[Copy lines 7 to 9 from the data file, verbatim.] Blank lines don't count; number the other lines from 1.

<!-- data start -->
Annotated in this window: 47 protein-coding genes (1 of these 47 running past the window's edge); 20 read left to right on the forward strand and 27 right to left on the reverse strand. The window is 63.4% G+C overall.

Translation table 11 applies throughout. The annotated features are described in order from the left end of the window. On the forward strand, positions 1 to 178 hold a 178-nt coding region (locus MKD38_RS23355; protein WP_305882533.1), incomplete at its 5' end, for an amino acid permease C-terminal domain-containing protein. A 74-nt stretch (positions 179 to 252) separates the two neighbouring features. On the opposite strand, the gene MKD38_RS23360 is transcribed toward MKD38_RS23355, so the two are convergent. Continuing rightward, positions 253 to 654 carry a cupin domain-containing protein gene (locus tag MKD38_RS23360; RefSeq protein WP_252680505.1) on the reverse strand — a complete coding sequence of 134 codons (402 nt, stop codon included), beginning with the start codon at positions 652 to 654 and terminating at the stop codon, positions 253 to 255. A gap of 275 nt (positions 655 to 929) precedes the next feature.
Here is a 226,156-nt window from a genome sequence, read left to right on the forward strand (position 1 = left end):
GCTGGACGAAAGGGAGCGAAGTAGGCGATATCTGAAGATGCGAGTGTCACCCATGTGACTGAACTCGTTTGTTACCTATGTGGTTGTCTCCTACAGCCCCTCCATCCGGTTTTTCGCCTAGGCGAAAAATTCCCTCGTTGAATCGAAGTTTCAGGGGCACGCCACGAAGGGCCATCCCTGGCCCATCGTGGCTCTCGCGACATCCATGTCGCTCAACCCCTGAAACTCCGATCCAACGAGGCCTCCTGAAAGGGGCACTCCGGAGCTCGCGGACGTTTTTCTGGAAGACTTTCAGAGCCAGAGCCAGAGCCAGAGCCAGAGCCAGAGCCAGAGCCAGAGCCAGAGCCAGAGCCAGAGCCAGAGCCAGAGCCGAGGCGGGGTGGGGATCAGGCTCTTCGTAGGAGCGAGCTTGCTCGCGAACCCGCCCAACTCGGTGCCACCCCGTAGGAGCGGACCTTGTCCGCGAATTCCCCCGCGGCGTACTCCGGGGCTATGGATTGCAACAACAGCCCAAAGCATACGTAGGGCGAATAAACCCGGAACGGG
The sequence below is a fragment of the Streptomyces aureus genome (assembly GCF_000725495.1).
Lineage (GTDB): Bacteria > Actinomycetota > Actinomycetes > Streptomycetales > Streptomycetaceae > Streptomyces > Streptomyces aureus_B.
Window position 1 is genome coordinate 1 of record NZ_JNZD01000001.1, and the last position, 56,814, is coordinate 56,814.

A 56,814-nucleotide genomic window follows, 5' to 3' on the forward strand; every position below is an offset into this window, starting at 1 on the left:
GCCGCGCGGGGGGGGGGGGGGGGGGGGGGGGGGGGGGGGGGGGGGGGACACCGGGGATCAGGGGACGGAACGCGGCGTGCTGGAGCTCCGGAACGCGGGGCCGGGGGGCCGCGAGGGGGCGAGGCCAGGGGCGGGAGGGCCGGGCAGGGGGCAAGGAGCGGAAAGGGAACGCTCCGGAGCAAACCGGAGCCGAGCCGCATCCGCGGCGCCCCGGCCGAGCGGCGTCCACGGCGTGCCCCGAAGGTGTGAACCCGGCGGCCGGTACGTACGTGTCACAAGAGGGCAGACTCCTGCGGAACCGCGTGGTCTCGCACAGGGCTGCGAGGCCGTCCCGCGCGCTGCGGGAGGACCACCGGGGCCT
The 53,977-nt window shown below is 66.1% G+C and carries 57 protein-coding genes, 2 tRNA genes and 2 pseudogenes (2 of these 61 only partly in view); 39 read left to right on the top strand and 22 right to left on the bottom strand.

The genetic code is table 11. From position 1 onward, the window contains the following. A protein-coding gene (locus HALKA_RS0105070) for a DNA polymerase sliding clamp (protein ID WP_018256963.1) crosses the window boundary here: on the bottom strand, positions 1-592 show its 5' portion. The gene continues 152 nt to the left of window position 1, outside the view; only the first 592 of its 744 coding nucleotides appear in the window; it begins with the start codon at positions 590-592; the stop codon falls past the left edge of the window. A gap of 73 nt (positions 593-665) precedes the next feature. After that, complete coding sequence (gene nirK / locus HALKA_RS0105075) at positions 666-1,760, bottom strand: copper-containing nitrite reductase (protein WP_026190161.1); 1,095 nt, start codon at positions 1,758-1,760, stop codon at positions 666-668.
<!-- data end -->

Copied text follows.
Window position 1 is genome coordinate 1 of record NZ_JNZD01000001.1, and the last position, 56,814, is coordinate 56,814.

A 56,814-nucleotide genomic window follows, 5' to 3' on the forward strand; every position below is an offset into this window, starting at 1 on the left:
GCCGCGCGGGGGGGGGGGGGGGGGGGGGGGGGGGGGGGGGGGGGGGGACACCGGGGATCAGGGGACGGAACGCGGCGTGCTGGAGCTCCGGAACGCGGGGCCGGGGGGCCGCGAGGGGGCGAGGCCAGGGGCGGGAGGGCCGGGCAGGGGGCAAGGAGCGGAAAGGGAACGCTCCGGAGCAAACCGGAGCCGAGCCGCATCCGCGGCGCCCCGGCCGAGCGGCGTCCACGGCGTGCCCCGAAGGTGTGAACCCGGCGGCCGGTACGTACGTGTCACAAGAGGGCAGACTCCTGCGGAACCGCGTGGTCTCGCACAGGGCTGCGAGGCCGTCCCGCGCGCTGCGGGAGGACCACCGGGGCCT